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Senate Passes Criminal Justice Reform Bill

21 Décembre 2018

The Senate voted 87-12 to approve a bipartisan criminal justice bill supported by President Trump on Tuesday evening.

The U.S. Senate on Tuesday overwhelmingly passed the First Step Act, a criminal justice reform Bill, that would roll back what are seen as excessively punitive criminal justice policies that have been in place since the crackdown on crime in the 1980s. Patrick Leahy (D-Vermont) called the legislation "perhaps the most significant bill to reform our criminal justice system in almost a decade".

"This is a great bi-partisan achievement for everybody", Trump tweeted moments after the vote.

"The First Step Act will help keep our streets safe and it offers a fresh start to those who've put in the work to get right with the law while paying their debt to society", Grassley said on the Senate floor after the vote.

CoreCivic, the largest private prison contractor in the US, spent $840,000 on lobbying through the first nine months of 2018, focusing on various subjects regarding private prisons, but saying it does not advocate for or against policies "that would determine the basis for an individual's incarceration or detention". It gives judges a degree of latitude in deciding whether to hand down mandatory minimum sentences or whether to impose sentences that conform with "three strikes" rules. The latter provision will result in reduced sentences for approximately 3,000 crack cocaine offenders in federal prison.

Sasse also broke with several other Libertarian-leaning senators, like Mike Lee of Utah and Rand Paul of Kentucky, who openly supported it. It has been hailed by scores of conservative and liberal advocacy groups.

One amendment would have excluded more prisoners from participating in educational and training programs that allow them to earn credits.

Media playback is unsupported on your device                  Media caption Why does US still have'debtors prisons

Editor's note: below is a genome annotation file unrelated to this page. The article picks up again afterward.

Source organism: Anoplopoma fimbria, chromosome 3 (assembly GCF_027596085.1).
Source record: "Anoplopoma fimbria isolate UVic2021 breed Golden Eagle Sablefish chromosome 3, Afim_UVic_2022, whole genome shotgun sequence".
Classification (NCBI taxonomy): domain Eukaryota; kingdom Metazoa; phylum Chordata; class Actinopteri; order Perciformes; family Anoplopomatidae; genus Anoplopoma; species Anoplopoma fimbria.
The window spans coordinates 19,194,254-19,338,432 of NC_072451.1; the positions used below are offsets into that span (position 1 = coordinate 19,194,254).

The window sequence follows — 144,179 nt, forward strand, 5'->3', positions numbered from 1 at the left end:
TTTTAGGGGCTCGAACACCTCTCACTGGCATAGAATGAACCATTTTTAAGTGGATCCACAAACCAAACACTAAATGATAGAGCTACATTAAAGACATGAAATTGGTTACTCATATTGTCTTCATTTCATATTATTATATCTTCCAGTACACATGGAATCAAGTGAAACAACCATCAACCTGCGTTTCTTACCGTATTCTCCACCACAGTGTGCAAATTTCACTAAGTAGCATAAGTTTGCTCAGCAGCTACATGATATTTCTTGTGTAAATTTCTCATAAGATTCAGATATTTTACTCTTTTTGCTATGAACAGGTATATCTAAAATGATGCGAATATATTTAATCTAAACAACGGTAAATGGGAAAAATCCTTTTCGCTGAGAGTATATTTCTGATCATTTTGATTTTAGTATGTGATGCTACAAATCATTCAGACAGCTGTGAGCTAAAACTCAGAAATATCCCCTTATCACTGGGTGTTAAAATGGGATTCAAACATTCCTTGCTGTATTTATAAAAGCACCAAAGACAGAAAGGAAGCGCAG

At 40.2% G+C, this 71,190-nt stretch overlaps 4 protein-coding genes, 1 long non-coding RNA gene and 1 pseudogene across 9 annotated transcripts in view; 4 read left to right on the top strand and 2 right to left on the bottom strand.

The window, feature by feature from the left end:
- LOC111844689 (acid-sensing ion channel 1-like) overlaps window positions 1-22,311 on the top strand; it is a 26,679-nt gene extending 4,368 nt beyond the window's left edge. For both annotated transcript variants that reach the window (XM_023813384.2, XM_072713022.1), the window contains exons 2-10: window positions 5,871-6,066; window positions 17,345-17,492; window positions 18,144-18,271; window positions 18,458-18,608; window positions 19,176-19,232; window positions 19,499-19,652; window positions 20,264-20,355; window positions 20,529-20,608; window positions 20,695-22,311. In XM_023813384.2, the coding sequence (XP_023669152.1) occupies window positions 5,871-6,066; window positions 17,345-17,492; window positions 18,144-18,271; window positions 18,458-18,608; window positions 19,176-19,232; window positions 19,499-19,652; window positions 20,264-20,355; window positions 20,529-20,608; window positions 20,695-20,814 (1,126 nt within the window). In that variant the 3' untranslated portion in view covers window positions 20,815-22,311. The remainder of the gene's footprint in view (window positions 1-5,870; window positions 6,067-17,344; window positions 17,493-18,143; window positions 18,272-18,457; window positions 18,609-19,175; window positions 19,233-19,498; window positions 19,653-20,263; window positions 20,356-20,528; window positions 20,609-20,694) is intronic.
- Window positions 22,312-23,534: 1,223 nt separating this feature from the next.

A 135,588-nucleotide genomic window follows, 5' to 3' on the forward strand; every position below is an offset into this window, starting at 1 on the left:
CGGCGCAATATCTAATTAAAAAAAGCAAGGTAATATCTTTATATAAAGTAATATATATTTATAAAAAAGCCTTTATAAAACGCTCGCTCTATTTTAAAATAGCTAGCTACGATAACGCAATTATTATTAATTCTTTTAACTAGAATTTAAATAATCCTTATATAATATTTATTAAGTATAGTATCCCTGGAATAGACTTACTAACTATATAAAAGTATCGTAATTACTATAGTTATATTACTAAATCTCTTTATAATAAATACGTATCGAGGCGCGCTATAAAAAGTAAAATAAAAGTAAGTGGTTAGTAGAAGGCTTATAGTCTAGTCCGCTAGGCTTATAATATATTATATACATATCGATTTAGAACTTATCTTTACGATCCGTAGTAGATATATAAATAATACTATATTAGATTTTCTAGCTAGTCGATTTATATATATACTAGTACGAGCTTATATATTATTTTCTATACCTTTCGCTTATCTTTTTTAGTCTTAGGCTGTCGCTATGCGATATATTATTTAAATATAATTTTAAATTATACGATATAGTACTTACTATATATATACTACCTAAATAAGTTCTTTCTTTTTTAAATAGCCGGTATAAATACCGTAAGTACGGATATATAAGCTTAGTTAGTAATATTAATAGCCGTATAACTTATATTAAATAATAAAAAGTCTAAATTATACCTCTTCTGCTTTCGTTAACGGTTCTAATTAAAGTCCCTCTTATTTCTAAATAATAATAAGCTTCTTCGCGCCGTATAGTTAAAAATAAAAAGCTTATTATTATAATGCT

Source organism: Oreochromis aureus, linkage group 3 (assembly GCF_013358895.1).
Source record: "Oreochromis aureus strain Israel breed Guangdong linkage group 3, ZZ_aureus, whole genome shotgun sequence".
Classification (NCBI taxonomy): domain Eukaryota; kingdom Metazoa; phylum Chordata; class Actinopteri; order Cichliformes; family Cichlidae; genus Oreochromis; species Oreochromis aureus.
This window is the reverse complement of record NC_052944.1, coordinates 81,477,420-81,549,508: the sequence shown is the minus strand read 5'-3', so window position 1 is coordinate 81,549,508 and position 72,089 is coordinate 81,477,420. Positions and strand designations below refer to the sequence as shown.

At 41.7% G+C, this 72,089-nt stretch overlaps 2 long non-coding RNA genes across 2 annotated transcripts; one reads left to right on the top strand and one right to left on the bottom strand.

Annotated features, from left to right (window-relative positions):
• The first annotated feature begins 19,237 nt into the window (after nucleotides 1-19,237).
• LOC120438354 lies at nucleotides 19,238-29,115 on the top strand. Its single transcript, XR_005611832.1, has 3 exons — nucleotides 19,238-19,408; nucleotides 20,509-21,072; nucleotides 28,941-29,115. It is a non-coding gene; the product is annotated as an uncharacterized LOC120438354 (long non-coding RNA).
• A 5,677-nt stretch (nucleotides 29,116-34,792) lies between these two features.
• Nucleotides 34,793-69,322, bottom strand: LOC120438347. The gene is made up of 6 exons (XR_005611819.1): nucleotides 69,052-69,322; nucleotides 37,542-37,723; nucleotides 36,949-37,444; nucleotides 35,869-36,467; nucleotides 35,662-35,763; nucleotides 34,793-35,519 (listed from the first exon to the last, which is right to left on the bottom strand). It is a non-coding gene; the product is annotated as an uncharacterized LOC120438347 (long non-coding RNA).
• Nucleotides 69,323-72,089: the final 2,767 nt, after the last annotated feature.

Media playback is unsupported on your device Media caption Why does US still have'debtors prisons

Although the First Step Act only would apply to the 180,000 people in federal prisons, Mizrahi points out that the overwhelming support the bill has received from both sides of the aisle in Washington could help spur criminal justice reforms at all levels of government.

The House approved the bill 358-36, sending it to Trump's desk for his signature. You've got literally the National Association of Manufacturers, Fox News and Sean Hannity on the same page with Nancy Pelosi, Cory Booker, the ACLU, #cut50. Dick Durbin, D-Ill.

Senators voted 87-12 for the First Step Act, which is created to promote the rehabilitation and societal reentry of prisoners while maintaining public safety.

The advocacy group added that the legislation is "by no means flawless - but we're in the midst of a mass incarceration crisis and the time to act is now". Tom Cotton, R-Ark., who introduced amendments including one that would require victims be notified before a prisoner was released early.

Before the final vote, the bill's supporters fended off several amendments considered "legislative poison pills" that they said were created to kill the bipartisan compromise that was been carefully negotiated among Democratic and GOP lawmakers, as well as the Trump administration.

Despite supporting the reform, Democrat lawmakers warned against complacency about what has been achieved in improving the justice system.

Senate Passes Criminal Justice Reform Bill